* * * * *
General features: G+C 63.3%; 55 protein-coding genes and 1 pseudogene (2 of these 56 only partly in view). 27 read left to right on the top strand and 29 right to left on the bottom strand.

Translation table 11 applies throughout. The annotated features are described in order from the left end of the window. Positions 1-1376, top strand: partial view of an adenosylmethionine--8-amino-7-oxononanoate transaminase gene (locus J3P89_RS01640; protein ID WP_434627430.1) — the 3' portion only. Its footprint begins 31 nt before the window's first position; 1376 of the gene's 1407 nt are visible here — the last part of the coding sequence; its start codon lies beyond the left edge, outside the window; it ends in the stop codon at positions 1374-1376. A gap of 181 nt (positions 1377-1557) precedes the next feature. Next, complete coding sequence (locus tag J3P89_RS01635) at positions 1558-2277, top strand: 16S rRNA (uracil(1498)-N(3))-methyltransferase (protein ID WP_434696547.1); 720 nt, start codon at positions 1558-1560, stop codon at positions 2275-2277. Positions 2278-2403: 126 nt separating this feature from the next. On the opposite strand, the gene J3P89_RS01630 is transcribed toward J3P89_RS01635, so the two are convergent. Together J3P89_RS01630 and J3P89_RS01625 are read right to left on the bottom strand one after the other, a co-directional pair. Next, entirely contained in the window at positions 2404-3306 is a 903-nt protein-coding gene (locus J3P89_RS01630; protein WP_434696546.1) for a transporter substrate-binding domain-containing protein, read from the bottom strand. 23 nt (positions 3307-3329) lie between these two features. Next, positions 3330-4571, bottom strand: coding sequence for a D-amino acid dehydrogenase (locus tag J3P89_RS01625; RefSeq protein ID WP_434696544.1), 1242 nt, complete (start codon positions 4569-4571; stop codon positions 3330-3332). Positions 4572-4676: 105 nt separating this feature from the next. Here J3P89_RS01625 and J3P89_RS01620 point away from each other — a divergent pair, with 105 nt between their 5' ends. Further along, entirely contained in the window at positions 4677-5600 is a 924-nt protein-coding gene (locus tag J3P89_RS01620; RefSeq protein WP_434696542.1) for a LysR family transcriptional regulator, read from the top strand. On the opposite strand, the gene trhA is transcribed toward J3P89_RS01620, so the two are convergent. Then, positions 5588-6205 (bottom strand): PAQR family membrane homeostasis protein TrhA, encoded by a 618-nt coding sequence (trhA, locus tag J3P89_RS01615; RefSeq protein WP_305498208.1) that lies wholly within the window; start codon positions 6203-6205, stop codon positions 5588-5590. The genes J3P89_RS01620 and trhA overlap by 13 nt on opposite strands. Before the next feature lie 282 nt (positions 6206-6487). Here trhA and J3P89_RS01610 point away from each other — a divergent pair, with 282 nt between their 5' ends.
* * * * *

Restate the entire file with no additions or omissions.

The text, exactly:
General features: G+C 63.3%; 55 protein-coding genes and 1 pseudogene (2 of these 56 only partly in view). 27 read left to right on the top strand and 29 right to left on the bottom strand.

Translation table 11 applies throughout. The annotated features are described in order from the left end of the window. Positions 1-1376, top strand: partial view of an adenosylmethionine--8-amino-7-oxononanoate transaminase gene (locus J3P89_RS01640; protein ID WP_434627430.1) — the 3' portion only. Its footprint begins 31 nt before the window's first position; 1376 of the gene's 1407 nt are visible here — the last part of the coding sequence; its start codon lies beyond the left edge, outside the window; it ends in the stop codon at positions 1374-1376. A gap of 181 nt (positions 1377-1557) precedes the next feature. Next, complete coding sequence (locus tag J3P89_RS01635) at positions 1558-2277, top strand: 16S rRNA (uracil(1498)-N(3))-methyltransferase (protein ID WP_434696547.1); 720 nt, start codon at positions 1558-1560, stop codon at positions 2275-2277. Positions 2278-2403: 126 nt separating this feature from the next. On the opposite strand, the gene J3P89_RS01630 is transcribed toward J3P89_RS01635, so the two are convergent. Together J3P89_RS01630 and J3P89_RS01625 are read right to left on the bottom strand one after the other, a co-directional pair. Next, entirely contained in the window at positions 2404-3306 is a 903-nt protein-coding gene (locus J3P89_RS01630; protein WP_434696546.1) for a transporter substrate-binding domain-containing protein, read from the bottom strand. 23 nt (positions 3307-3329) lie between these two features. Next, positions 3330-4571, bottom strand: coding sequence for a D-amino acid dehydrogenase (locus tag J3P89_RS01625; RefSeq protein ID WP_434696544.1), 1242 nt, complete (start codon positions 4569-4571; stop codon positions 3330-3332). Positions 4572-4676: 105 nt separating this feature from the next. Here J3P89_RS01625 and J3P89_RS01620 point away from each other — a divergent pair, with 105 nt between their 5' ends. Further along, entirely contained in the window at positions 4677-5600 is a 924-nt protein-coding gene (locus tag J3P89_RS01620; RefSeq protein WP_434696542.1) for a LysR family transcriptional regulator, read from the top strand. On the opposite strand, the gene trhA is transcribed toward J3P89_RS01620, so the two are convergent. Then, positions 5588-6205 (bottom strand): PAQR family membrane homeostasis protein TrhA, encoded by a 618-nt coding sequence (trhA, locus tag J3P89_RS01615; RefSeq protein WP_305498208.1) that lies wholly within the window; start codon positions 6203-6205, stop codon positions 5588-5590. The genes J3P89_RS01620 and trhA overlap by 13 nt on opposite strands. Before the next feature lie 282 nt (positions 6206-6487). Here trhA and J3P89_RS01610 point away from each other — a divergent pair, with 282 nt between their 5' ends.